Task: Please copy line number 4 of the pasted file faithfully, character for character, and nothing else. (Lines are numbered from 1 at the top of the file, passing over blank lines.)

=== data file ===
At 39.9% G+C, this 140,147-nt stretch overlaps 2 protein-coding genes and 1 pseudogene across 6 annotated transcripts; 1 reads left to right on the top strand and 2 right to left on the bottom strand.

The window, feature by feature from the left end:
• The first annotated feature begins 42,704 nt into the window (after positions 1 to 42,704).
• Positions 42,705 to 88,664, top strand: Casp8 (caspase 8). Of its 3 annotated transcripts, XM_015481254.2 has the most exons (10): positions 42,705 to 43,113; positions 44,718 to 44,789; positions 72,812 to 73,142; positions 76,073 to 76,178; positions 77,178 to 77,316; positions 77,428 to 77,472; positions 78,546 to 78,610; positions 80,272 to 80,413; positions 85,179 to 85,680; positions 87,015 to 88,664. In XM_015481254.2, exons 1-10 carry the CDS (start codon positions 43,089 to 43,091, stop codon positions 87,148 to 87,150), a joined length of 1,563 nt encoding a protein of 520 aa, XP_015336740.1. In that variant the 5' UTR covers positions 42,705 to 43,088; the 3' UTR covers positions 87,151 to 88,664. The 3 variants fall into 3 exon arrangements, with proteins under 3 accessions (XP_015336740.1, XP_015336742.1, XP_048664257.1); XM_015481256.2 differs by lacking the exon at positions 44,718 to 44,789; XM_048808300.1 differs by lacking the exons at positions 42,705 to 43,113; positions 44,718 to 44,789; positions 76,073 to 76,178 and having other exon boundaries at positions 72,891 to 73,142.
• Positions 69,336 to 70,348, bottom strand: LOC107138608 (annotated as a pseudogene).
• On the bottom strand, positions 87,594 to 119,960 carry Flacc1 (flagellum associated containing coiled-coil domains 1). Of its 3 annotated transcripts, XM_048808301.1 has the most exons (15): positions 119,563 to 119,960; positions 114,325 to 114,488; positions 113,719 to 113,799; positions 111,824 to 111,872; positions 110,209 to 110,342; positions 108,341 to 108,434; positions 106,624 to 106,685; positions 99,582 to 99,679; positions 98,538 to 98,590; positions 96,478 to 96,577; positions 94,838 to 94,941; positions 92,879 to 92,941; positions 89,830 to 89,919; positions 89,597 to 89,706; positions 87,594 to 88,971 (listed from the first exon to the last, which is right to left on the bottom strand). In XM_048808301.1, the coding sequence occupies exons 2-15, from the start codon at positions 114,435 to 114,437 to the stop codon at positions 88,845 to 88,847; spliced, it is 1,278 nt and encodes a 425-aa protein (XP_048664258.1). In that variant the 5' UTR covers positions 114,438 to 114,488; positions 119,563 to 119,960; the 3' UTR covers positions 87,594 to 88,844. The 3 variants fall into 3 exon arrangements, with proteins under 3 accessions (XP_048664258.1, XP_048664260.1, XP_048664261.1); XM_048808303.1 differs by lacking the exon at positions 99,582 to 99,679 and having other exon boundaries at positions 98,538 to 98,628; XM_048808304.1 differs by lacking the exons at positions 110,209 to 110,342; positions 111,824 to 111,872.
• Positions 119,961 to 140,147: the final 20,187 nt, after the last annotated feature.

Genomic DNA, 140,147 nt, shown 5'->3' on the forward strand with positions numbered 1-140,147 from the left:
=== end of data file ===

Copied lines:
• Positions 42,705 to 88,664, top strand: Casp8 (caspase 8). Of its 3 annotated transcripts, XM_015481254.2 has the most exons (10): positions 42,705 to 43,113; positions 44,718 to 44,789; positions 72,812 to 73,142; positions 76,073 to 76,178; positions 77,178 to 77,316; positions 77,428 to 77,472; positions 78,546 to 78,610; positions 80,272 to 80,413; positions 85,179 to 85,680; positions 87,015 to 88,664. In XM_015481254.2, exons 1-10 carry the CDS (start codon positions 43,089 to 43,091, stop codon positions 87,148 to 87,150), a joined length of 1,563 nt encoding a protein of 520 aa, XP_015336740.1. In that variant the 5' UTR covers positions 42,705 to 43,088; the 3' UTR covers positions 87,151 to 88,664. The 3 variants fall into 3 exon arrangements, with proteins under 3 accessions (XP_015336740.1, XP_015336742.1, XP_048664257.1); XM_015481256.2 differs by lacking the exon at positions 44,718 to 44,789; XM_048808300.1 differs by lacking the exons at positions 42,705 to 43,113; positions 44,718 to 44,789; positions 76,073 to 76,178 and having other exon boundaries at positions 72,891 to 73,142.